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Surgically Treated over 400 Mesh Complications in 2012
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Mesh Complications Patient Story 58

Lower Abdominal Pain, Pain Upon Sitting, Vaginal Pain, & Mesh Erosion into Rectum

Mesh Complications: Pain with sitting, lower abdominal pain and after rectal exams. Pain with defecation and pain in vagina.

Treatment: Posterior and Anterior repair and rectal wall mesh removal

The patient is a 56-year-old female from Chattanooga, TN with mesh erosion in the rectum. She reports pain upon sitting, after rectal exams, pain in her lower abdomen and the vagina. The patient had surgery four years ago and at that time had both Anterior & Posterior Prolifts (treatment of cystocele and rectocele using mesh) and a TVT Secure sling for cough urine leakage. She reports she felt well for several years then she began having pain. A colonoscopy done three years later revealed mesh in the rectum (Figure 1). She does admit to pain with intercourse but has had intercourse rarely.

Photo 1
Figure 1

She came to see Drs. Miklos & Moore for evaluation and surgery. On exam, palpation of the edges of the bladder mesh (i.e. Anterior Prolift) and the rectal mesh (Posterior Prolift) recreated severe pain. The anterior mesh was not evenly distributed as if it dislodged after the initial surgery. Rectal exam confirmed mesh in the rectum and severe pain. Also noted the patient still had a cystocele, rectocele, and vaginal vault prolapse. Both the cystocele and rectocele were grade two.

Dr. Miklos Note: Despite having an Anterior and Posterior Prolift the patient still has both a cystocele and a rectocele. It is possible that surgeries fail. Unfortunately, this patient is not only suffering with pain, but she still has a rectal and bladder prolapse. This patient not only needs the Prolift removed from both the anterior and posterior aspect of the vagina because of pain, but the mesh is in the rectum and needs removal.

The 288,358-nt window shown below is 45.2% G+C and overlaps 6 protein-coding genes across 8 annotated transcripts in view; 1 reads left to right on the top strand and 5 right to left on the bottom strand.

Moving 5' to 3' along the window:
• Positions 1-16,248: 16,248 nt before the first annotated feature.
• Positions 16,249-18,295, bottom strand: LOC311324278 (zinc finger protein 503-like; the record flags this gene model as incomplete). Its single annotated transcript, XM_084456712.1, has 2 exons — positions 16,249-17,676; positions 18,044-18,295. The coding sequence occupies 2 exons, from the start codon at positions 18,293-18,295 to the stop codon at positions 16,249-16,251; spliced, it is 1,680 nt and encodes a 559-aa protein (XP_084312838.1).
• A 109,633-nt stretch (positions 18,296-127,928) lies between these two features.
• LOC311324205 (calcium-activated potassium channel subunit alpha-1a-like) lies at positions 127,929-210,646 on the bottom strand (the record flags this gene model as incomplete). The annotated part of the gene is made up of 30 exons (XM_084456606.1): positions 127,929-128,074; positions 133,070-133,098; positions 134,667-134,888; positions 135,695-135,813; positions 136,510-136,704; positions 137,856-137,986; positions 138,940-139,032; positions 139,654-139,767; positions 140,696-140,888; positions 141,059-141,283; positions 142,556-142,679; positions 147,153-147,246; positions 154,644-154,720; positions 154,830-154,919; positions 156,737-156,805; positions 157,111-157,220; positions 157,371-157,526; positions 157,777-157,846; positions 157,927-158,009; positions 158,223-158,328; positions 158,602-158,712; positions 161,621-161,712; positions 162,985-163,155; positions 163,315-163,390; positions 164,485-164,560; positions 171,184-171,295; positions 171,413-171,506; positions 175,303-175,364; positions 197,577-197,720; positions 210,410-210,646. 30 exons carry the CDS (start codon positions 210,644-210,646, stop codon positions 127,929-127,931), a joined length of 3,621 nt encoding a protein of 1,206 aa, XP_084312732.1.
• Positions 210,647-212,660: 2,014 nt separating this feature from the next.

Surgery: The posterior vaginal wall was opened and the most distal portion of the mesh was identified and the vaginal skin was dissected away from the underlying mesh (Figure 2).

Photo 2
Figure 2

The dissection was extended up to the mesh, which was through the rectal wall. Note the finger in the rectum pushing up on the mesh. Further dissection of the mesh allows for the mesh to be dissected out of the rectal wall. Note the fingertip coming up through the hole in the rectum and floor of the vagina (Figure 3 & 4).

Photo 3
Figure 3
Photo 4
Figure 4

The very deepest portion of the mesh was identified using a right angle dissector. Two clamps were used to pull toward the surgeon and the right angle clamp identifies the deepest portion. The whole length of the mesh has been dissected and detached measuring approximately six centimeters (Figure 5).

Photo 5
Figure 5

Once the mesh was completely removed our full attention was on repairing the hole in the rectum. The first layer of repair used nine individual sutures (Figure 6).

Photo 6
Figure 6

The removed mesh is seen (Figure 7).

Photo 6
Figure 7

The patient has had her mesh removed and continues to recover. She believes some, but not all of her pain is been alleviated. She is to undergo physical therapy to deal with post surgical pain.


Click here to find out more about TVT Mesh complications.

Click here to find out more about Prolift / Apogee / Perigee complications.

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